A teenager who survived for 32 hours beneath the rubble of devastating explosions in Tianjin has been rescued - as authorities warned another blast could happen “at any time”.
Zhou Ti, a 19-year-old firefighter, was pulled from the disaster zone at dawn and taken to hospital, where he was being treated for face, chest and foot injuries, according to Chinese state broadcaster CCTV.
The rising death toll includes 17 firefighters who were sent in to tackle a blaze that preceded a series of chemical blasts in shipping containers on Wednesday.
Two huge explosions, including one with the force of 21 tons of TNT, came just 30 seconds apart. They were so large they could be seen from space and were registered by earthquake sensors.
Warning: This footage contains extremely strong language
Footage taken from a nearby high-rise building showed the initial explosion before the second blast blanked out the screen with white light, fading to show fireballs shooting into the air from a flaming mushroom cloud.
The blasts torched cars and reduced buildings to blackened shells, starting fires that are still burning among hazardous materials, prompting fears of further blasts.
“Forces from all sides are searching for the (remaining) missing firefighters,” said Zhou Tian, the head of Tianjin Fire Department.
“Many types of different materials with different characteristics are mixed together and could at any time result in a chemical reaction or explosion.”
Tianjin Explosion - In Pictures
Tianjin Explosion - In Pictures
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A man wearing a mask walks past overturned shipping containers after explosions hit the Binhai new district in Tianjin. Two massive explosions caused by flammable goods ripped through an industrial area in the northeast Chinese port city of Tianjin late on Wednesday, killing 17 people and injuring around 400, official Chinese media reported.
A screen grab from taken from state broadcaster China Central Television (CCTV) footage on August 12, 2015 shows a huge explosion in the northern Chinese port city of Tianjin.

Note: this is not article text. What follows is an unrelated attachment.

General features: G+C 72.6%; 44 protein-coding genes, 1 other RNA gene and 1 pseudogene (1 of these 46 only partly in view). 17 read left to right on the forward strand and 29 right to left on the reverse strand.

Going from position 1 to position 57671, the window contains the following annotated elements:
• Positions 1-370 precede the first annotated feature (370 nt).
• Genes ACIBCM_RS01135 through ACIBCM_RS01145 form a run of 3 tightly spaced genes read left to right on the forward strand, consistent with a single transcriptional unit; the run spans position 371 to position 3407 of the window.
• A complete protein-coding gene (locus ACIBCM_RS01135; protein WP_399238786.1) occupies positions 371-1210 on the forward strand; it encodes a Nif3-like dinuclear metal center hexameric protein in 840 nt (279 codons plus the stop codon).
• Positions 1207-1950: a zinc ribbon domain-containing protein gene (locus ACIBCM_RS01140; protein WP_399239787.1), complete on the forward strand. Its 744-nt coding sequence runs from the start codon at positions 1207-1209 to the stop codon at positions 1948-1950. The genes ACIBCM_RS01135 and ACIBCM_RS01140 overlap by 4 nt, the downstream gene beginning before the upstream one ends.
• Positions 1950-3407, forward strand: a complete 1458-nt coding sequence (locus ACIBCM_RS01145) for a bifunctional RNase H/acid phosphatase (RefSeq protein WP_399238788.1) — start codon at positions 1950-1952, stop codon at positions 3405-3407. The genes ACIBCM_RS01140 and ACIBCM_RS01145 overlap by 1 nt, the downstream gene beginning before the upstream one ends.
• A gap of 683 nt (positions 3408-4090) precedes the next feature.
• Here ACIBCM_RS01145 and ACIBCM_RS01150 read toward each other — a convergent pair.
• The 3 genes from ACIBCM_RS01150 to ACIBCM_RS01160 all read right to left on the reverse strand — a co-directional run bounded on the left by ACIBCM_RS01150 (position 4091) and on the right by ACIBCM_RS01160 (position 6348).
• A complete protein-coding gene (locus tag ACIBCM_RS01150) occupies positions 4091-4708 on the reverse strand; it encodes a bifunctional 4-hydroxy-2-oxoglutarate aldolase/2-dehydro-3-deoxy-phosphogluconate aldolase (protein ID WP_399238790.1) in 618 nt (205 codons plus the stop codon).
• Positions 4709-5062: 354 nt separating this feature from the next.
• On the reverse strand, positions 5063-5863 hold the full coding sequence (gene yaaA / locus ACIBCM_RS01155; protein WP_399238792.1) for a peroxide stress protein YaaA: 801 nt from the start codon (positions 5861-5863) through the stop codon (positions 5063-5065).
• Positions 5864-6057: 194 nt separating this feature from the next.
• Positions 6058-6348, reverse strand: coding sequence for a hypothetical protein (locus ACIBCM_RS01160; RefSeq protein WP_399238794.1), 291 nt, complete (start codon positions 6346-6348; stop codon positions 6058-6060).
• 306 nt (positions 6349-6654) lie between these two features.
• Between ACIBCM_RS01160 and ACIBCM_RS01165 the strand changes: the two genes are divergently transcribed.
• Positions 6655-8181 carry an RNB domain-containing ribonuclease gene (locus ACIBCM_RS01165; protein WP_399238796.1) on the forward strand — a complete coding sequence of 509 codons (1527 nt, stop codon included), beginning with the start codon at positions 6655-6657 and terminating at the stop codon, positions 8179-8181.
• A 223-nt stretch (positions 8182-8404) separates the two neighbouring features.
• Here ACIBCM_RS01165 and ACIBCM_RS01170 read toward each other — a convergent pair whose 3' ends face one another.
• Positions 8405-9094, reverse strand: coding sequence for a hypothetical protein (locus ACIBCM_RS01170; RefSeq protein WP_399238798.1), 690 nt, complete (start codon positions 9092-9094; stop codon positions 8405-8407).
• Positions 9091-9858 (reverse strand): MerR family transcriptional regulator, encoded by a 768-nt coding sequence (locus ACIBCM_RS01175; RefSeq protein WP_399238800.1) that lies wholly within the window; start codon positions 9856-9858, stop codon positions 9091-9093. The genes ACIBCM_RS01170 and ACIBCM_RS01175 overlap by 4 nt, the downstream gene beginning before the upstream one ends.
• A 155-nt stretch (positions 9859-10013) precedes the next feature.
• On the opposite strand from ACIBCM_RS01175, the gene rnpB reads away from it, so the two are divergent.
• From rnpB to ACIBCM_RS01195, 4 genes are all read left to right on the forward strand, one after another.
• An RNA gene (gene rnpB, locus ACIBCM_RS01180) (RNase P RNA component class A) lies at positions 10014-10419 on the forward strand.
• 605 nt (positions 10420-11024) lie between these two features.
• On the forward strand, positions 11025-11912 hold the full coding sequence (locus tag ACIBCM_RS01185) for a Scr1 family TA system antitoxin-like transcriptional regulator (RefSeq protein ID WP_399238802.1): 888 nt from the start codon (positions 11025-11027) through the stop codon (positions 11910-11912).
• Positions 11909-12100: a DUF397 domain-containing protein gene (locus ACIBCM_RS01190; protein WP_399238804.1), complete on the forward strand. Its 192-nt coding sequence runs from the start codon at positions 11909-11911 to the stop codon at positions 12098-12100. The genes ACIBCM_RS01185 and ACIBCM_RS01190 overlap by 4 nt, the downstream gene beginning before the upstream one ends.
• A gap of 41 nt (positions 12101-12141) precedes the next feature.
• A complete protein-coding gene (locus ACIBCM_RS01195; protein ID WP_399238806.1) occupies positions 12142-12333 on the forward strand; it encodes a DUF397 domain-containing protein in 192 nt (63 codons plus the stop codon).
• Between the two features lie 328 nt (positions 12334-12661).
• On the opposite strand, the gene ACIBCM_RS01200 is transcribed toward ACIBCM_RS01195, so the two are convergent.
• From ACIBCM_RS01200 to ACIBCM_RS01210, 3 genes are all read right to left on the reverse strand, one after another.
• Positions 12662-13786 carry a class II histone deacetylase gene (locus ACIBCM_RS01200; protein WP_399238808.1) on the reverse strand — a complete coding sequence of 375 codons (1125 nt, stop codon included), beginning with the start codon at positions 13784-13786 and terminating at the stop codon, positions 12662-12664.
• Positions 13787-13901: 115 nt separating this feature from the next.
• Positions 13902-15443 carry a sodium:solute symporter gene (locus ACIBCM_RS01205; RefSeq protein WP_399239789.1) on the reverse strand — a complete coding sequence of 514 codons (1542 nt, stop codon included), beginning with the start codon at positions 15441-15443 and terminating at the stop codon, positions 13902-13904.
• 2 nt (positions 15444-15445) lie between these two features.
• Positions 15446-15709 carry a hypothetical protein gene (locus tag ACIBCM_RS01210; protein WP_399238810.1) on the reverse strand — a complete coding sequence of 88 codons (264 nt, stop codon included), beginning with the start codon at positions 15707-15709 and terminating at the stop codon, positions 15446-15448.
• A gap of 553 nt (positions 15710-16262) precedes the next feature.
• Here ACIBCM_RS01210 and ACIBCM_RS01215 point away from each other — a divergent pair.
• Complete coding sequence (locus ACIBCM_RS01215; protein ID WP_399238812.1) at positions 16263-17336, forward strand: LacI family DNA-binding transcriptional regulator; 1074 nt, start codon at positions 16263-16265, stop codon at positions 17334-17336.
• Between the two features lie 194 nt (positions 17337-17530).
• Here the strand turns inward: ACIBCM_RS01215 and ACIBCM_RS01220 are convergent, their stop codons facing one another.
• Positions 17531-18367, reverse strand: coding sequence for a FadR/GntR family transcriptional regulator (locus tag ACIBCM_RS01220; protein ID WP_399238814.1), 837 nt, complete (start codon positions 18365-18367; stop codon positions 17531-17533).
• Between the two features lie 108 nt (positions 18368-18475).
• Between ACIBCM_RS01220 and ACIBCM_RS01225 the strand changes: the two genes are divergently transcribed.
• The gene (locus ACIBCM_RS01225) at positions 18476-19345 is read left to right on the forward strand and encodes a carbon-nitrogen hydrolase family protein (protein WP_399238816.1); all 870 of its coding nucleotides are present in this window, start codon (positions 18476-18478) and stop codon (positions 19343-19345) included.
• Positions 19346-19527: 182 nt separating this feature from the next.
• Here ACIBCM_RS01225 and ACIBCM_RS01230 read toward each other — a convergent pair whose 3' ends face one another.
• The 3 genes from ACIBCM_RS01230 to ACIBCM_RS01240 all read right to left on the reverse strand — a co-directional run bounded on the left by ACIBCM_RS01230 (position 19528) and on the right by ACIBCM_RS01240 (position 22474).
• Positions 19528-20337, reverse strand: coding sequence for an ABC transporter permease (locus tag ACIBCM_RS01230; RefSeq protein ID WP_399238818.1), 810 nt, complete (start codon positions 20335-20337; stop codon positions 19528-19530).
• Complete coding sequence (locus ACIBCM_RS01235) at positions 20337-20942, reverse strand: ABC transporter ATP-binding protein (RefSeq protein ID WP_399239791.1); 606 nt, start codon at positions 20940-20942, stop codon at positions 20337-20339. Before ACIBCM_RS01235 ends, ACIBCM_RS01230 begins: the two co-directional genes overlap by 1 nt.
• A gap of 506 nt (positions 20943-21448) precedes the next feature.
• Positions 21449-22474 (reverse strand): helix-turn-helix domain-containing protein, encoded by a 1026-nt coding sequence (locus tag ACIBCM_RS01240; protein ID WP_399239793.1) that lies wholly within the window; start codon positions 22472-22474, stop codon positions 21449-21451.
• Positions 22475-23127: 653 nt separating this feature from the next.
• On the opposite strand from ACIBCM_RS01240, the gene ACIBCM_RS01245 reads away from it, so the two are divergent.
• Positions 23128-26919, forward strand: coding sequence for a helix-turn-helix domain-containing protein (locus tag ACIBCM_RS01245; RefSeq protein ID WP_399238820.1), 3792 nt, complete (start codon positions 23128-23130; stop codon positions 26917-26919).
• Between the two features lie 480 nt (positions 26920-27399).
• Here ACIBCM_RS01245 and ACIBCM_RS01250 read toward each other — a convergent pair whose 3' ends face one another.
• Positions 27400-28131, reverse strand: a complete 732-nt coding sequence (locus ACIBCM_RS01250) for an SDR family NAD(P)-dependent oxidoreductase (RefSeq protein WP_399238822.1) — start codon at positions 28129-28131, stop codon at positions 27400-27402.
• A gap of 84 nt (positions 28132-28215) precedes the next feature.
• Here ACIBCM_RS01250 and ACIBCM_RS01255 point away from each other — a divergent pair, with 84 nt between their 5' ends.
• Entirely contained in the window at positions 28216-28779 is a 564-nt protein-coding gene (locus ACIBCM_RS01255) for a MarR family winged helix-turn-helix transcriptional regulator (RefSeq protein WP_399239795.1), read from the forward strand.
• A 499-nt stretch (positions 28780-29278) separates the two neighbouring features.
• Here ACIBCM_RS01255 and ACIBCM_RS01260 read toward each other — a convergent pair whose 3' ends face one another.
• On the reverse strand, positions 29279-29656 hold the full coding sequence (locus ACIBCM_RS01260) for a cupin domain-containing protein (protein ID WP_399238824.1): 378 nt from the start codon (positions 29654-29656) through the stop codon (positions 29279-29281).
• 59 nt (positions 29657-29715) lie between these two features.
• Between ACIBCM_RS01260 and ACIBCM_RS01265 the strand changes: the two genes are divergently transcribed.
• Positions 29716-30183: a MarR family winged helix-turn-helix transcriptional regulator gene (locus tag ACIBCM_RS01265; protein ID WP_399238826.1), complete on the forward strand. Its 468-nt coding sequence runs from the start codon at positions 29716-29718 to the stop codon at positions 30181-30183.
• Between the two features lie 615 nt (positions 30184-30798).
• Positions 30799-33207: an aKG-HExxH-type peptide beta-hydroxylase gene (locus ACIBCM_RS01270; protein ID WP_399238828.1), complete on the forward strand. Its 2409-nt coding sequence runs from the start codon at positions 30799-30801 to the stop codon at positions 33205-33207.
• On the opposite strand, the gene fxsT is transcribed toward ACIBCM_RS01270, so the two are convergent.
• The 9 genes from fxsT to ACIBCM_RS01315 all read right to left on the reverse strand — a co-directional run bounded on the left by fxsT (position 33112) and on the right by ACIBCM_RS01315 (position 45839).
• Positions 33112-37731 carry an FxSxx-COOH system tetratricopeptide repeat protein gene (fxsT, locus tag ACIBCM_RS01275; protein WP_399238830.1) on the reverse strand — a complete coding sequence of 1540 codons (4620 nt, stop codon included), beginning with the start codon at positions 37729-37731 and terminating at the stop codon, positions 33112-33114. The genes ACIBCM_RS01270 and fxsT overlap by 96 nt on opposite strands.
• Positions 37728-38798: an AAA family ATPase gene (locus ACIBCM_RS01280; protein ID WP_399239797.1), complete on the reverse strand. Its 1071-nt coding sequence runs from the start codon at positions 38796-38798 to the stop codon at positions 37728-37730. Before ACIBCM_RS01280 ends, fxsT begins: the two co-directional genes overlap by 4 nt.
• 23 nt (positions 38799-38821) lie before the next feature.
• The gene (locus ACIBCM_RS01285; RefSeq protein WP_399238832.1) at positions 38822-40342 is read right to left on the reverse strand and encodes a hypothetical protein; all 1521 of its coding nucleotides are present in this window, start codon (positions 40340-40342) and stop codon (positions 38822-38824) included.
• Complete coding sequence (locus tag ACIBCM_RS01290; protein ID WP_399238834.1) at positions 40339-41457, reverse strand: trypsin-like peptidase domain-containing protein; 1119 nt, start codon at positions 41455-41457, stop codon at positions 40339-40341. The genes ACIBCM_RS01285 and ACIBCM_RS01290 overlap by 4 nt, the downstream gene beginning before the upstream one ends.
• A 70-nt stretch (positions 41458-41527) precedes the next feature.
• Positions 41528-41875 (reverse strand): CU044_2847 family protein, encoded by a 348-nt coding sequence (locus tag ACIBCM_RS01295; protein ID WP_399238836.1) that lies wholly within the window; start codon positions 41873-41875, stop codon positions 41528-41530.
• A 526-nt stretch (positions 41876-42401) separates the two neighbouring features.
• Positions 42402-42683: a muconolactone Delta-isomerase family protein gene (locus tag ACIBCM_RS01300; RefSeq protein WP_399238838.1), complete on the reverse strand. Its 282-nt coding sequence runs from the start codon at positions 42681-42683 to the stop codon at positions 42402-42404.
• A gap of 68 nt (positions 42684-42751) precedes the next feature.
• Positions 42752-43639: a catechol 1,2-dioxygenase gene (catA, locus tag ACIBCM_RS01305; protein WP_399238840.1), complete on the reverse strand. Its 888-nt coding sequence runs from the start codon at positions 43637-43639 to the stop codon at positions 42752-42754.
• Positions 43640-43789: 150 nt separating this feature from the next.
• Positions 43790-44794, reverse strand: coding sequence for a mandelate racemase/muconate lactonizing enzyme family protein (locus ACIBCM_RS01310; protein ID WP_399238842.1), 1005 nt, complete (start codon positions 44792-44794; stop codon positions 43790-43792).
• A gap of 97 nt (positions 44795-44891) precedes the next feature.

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Excavators work near the site of the explosions at the Binhai new district, Tianji
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A man who was injured following the massive explosions at the Binhai new district in Tianjin receives medical treatment at a hospital.
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View of the destruction after explosions in the port area of Tianjin, northern China,
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A emergency worker is lifted by a crane as smokes plumes from the explosion site in Binhai new district in Tianjin
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A damaged truck is seen on a highway near the site of the explosions at the Binhai new district in Tianjin
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Flames rise as a banner in the background reads "no illegal operations" at the site of a series of explosions in Tianjin, witnesses described a fireball from the blasts ripping through the night sky.
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Smoke rises from shipping containers after explosions at Binhai new district in Tianjin, China.
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Firefighters take a break after trying to put fire down at the explosion site in Binhai new district in Tianjin,